Academic papers, book reports, encyclopedias, and memoirs are all examples of non-fiction works. All of the alternatives in the question are examples of nonfiction works. A shopping list, an encyclopedia entry, and a movie schedule are all expected to provide accurate information. Incorrect or outdated information may be found by reading old newspaper articles or books.
Because nonfiction books are founded on facts, they encompass anything that is not fiction. This implies that nonfiction materials come in a variety of shapes and sizes, including recipes, instruction manuals, academic books, newspaper stories, advertising, blogs, and encyclopedia entries.
Newspaper and magazine articles, brochures, and advertising are examples of non-literary writing. They're brief and to-the-point, with facts and statistics and little metaphorical language. Newspaper articles are usually between 500 and 1,000 words; magazine articles are often shorter but may be as long as 3,000 words. Brochures are usually about 50 pages long and include a cover page and title page plus a body containing text and artwork.
News reports on current events are also non-literary texts. They too are usually about 500 words long and include a headline, a summary of the story, and a photo or photos. News reports provide information about what has happened recently or may happen in the future. They are usually not written like novels or poems; rather, they are presented in an objective style with simple language. For example, a news report might state that "John Smith was arrested for murder last night" instead of saying that "John Smith felt terrible about what he had done so he wrote a poem about it this morning before going to work."
Legal documents such as contracts, wills, and bills of sale are also non-literary texts. They can be as short as one page but sometimes have many more than twenty-five lines.
Nonfiction texts include the following:
Nonfiction texts are founded on facts. It is really any nonfiction text (a made-up story or poetry). Nonfiction writings exist in a wide range of formats. Some are long, detailed reports that include footnotes to support their claims while others are brief articles that include only the basic information needed to back up their opinions.
Nonfiction texts can be divided up into three broad categories: biographies, histories, and essays/critiques. Biographies are written accounts of real people's lives. Histories cover the major events that have happened over time (including wars and other conflicts), whereas essay/criticism works examine different subjects within a subject area. All nonfiction texts require research to prove their facts correct before they can be published. This research may come in the form of checking sources such as books, journals, and newspapers.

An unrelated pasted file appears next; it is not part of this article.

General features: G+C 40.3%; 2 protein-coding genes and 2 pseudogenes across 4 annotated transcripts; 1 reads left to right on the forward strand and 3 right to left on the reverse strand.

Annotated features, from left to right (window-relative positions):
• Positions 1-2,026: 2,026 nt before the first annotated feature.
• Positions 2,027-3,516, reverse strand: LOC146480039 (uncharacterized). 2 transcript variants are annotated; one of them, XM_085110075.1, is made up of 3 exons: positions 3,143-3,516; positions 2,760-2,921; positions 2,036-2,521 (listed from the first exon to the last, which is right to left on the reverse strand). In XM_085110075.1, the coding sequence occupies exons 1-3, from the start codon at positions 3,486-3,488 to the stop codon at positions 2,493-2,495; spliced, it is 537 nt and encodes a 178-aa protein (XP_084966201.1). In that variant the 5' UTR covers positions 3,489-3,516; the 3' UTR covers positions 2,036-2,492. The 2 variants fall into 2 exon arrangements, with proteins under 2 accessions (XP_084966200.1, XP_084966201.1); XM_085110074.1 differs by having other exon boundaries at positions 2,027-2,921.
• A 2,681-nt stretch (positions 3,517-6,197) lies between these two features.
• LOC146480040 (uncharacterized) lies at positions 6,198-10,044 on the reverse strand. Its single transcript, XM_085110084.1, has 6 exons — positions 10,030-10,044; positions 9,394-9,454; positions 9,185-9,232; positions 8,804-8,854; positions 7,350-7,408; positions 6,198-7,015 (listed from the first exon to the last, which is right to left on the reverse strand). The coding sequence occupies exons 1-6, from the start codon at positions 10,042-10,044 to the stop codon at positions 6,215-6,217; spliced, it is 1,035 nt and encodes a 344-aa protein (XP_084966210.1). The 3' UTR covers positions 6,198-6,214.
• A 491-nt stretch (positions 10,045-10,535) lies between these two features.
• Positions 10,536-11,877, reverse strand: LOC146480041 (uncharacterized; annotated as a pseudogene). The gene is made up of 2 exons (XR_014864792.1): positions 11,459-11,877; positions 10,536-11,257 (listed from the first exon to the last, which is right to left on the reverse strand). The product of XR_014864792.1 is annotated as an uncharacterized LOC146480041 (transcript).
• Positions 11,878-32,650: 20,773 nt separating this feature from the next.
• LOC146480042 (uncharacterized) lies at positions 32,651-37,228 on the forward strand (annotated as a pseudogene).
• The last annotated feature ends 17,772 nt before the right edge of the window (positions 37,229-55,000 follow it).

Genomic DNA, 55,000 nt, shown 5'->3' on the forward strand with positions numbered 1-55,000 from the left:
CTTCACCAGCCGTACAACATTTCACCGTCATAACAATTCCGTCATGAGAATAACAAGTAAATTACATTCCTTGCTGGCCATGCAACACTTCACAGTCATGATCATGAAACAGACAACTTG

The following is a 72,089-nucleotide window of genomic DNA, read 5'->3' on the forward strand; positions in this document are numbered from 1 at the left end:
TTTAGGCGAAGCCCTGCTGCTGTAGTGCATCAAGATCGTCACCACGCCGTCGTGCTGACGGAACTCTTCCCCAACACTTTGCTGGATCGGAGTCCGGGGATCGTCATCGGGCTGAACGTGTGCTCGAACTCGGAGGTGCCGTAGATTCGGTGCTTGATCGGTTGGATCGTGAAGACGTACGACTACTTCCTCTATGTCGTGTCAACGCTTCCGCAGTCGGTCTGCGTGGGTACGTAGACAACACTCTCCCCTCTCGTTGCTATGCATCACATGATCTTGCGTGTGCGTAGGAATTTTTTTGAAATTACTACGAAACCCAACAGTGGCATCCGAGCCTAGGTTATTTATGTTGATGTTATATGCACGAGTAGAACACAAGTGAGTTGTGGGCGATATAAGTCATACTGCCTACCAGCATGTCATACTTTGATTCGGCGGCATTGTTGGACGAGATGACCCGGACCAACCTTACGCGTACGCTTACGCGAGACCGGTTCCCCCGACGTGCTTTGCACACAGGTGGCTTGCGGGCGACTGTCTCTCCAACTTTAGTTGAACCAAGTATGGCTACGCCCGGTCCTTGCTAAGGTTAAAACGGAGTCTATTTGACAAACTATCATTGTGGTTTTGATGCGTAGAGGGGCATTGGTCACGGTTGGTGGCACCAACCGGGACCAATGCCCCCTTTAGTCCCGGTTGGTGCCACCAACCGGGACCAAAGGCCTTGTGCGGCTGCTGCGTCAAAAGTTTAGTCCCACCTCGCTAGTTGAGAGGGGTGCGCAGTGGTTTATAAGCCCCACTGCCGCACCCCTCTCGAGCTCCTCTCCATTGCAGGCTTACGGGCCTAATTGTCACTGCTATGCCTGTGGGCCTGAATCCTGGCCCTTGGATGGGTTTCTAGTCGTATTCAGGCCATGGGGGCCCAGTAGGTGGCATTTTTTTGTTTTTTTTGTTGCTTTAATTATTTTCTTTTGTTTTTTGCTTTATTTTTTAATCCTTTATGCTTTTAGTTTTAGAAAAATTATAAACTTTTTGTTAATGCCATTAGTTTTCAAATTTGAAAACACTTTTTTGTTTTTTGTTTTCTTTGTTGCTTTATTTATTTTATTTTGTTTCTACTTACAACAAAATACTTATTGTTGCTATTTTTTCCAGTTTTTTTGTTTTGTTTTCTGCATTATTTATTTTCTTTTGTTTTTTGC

Biographers need to do more than simply report what someone says about themselves. They also need to find out more about their subject by talking to people who know them, looking at old photos, and reading their obituary if they die. Using these resources, the biographer can build an accurate picture of their subject's life.
History teachers often use nonfiction texts to introduce students to various topics in history.
A table of contents, headers, captions, diagrams, charts, graphs, a glossary, and an index are all hallmarks of a non-fiction literature. Furthermore, nonfiction themes are genuine, rather being imagined or made up, as fiction subjects are. Science books often focus on facts or theories that can be proved or not using scientific methods, while history books discuss real people at real times in the past.
Non-fiction writers must do more than simply report what they have read and observed; they also need to interpret these materials, explain how things work, and propose solutions for problems raised by the evidence. Thus, non-fiction writing requires critical thinking and analysis skills that are essential for students to become effective readers and thinkers.
Non-fiction books are usually longer than their fictional counterparts. This is because authors have the opportunity to explore different topics within reasonable limits. In addition, academic journals publish articles only about recent developments in a subject; older works are generally history books or books about science. Finally, non-fiction books tend to use many illustrations - sometimes as many as 100 - since words alone cannot fully express ideas that need to be further understood.
Non-fiction reading should follow the same rules as non-fiction writing. That is, readers should identify the main idea of each article, chapter, or section, and then search for information that supports or contradicts it.